I don't often give or take advice, especially bad advice but I'll give this a try any way. I won't go with the really bad advice I got from my divorce attorney the day of my final hearing. (I didn't take it by the way.) Instead... I am going to go with the advice I received from my country cousins when I was about 10 years old.
We will call this Snipe Hunting Advice. Some of you country kids out there may know exactly where I am going with this. To that I say, wipe that silly smirk off you face right now!
When I was about 10 years old, my sister and I went to Alabama to spend the summer with our aunts, uncles and all of those cousins. Not so familiar with the hard work involved in country living, our cousins took much delight in teaching us Florida Girls the ropes. There was a lot to learn about helping on the farm; corn to pick, peas to hull and eggs to collect from the chicken houses and always the next meal to cook.
There were also a lot of fun things like catching fireflies and collecting them in a mason jar, tying a string to the leg of a June Bug and watching it fly around like a toy air plane, making corn husk dolls, blackberry picking, camping, homemade ice-cream churning, porch swings and riding lawnmower.
One night Robert, Dale and Jeanese said that they were going to go snipe hunting in a few days and that if Theresa and I wanted to go they would teach us how to do it. For days they gave advice on how best to catch a snipe, and how to make the very best snipe call. We learned that a snipe is a nocturnal bird and had to be hunted at night. The excitement grew and the advice kept rolling in on best snipe hunting techniques.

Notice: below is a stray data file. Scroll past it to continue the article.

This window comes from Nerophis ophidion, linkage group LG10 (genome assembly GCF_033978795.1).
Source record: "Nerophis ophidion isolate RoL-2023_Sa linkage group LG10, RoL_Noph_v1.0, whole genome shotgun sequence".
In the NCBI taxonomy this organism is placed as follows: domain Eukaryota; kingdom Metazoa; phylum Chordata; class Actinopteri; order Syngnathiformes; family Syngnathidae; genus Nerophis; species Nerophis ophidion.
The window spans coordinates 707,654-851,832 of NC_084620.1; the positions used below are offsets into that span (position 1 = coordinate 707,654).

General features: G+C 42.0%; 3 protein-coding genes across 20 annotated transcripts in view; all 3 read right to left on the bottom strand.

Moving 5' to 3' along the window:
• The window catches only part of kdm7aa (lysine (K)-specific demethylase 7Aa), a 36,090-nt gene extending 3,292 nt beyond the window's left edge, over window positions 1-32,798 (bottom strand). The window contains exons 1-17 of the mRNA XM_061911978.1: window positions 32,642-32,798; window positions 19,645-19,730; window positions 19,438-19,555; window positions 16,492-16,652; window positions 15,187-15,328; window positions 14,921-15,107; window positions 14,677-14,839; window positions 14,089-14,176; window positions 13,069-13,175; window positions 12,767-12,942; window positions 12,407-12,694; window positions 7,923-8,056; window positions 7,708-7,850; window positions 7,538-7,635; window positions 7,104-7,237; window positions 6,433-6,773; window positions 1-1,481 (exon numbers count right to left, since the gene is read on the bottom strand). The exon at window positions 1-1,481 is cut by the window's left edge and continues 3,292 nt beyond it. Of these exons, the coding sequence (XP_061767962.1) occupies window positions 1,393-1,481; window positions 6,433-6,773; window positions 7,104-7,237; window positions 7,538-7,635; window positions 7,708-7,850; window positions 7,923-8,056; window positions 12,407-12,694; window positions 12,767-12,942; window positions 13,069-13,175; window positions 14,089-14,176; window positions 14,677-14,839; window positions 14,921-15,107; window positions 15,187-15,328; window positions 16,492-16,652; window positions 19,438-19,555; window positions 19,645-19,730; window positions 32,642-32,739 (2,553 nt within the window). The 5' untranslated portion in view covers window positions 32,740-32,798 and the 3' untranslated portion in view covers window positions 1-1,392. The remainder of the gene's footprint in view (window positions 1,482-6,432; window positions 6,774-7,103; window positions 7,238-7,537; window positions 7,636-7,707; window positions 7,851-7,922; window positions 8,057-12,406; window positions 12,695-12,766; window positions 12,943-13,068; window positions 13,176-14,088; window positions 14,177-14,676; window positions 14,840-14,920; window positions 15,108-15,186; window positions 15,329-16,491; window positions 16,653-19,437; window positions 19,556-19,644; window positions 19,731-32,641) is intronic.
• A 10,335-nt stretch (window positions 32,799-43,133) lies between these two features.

The big night finally came and we were led to the woods gunny sack and flashlight in hand along with the snipe calls that we had been practicing. This was also in fact my first experience with a barbed-wire fence. We were led to our separate posts and left alone in the dark to hold the gunny sack, eager to fill our sacks with unsuspecting snipes lured away from their nests by our well rehearsed snipe calls.
We stayed in the woods holding our sacks for what may have been only moments but felt like and eternity to a 10 year old. Needless to say we never did see a single snipe that night, as a matter of fact I guess no one has ever seen a snipe on a snipe hunt before. I can just imaging my good humored cousins standing close by rolling on the ground laughing at these Florida girls falling for this time-honored, country tradition.
This may or may not be the worst advice I was ever given but it was the first thing that came to mind when I read this weeks assignment. Thanks John for bringing back this fond or not so fond memory.
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